The french word “sous-entendu,” which is also the title of Anne Stevenson’s poem, has two meanings. According to the translation website I used, as a noun “sous-entendu” means an allusion, as a verb it means understood. I absolutely love how Stevenson titled this poem with a word that has more than one meaning! The poem itself, as any girl knows, speaks volumes of truth.
that I don’t know
that as you talk to me
the hand of your mind
taking off my stocking”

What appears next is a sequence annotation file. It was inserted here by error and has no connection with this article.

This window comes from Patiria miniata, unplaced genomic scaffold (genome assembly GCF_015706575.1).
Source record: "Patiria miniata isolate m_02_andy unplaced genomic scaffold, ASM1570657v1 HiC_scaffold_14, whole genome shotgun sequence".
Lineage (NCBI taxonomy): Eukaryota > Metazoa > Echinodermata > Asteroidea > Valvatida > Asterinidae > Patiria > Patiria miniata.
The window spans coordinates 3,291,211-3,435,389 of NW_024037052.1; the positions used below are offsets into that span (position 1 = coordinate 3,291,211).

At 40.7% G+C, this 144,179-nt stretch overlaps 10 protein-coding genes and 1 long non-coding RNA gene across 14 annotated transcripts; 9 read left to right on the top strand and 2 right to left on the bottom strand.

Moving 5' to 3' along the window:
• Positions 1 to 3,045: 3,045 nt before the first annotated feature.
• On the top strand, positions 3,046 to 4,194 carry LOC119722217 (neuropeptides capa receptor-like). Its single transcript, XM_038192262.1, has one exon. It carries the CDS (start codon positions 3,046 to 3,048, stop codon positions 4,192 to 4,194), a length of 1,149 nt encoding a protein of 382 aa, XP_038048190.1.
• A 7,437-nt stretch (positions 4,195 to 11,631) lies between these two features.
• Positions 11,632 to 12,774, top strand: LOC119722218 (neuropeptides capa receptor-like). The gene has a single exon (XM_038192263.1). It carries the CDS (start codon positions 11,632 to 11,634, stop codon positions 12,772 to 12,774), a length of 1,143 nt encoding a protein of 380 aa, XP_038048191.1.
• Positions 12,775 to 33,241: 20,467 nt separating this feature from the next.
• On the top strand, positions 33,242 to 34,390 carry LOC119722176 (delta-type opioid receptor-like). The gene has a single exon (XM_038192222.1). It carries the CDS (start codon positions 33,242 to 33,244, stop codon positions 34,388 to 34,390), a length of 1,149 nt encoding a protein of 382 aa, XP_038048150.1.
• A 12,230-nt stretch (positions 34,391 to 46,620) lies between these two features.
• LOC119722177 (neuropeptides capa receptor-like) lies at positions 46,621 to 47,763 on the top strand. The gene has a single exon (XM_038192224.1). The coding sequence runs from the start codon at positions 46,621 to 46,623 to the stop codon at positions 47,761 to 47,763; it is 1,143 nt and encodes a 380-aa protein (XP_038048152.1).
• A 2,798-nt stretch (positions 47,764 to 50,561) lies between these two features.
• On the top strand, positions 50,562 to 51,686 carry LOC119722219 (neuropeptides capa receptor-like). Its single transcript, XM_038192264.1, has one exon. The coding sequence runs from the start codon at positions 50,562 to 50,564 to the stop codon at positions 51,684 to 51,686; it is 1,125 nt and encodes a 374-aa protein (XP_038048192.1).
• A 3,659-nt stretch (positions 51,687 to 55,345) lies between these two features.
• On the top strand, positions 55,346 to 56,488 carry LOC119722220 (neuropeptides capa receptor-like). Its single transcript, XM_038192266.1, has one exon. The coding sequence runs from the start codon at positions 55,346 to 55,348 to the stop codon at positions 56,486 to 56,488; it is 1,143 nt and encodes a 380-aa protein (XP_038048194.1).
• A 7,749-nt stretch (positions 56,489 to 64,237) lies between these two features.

Every female knows what it feels like to have a man look at you with those eyes. Eyes that look you up and down as if you are something to be purchased at a grocery store. It really isn’t a pleasant feeling, it’s almost demeaning, as if women are nothing more than something to be bought. The title of this poem is brilliant, really. The title as a noun, an allusion, referring to men thinking they can get away with checking a woman out without directly putting their hands all over her. The title as a verb, understood, referring to the woman knowing exactly what the man is doing without him having to put his hands on her.However, the tone of the poem reminded me of a woman shaking her finger at a young boy in manner such as “don’t you dare even think about it, I know exactly what you’re trying to do!” If only it were that easy in real life! The fact that this poem is within the Gender portion of Chapter 14 makes perfect sense. This poem truly reveals human behavior towards gender differences from the viewpoint of a woman. Oddly enough, this poem seriously reminded me of Britney Spears’ song “Womanizer.” In the song, Britney sings about how she knows exactly the kind of man Stevenson is talking about in her poem and how she won’t be falling for that nonsense. (unfortunately, she really needs to learn how to take her own advice… but that is besides the point…)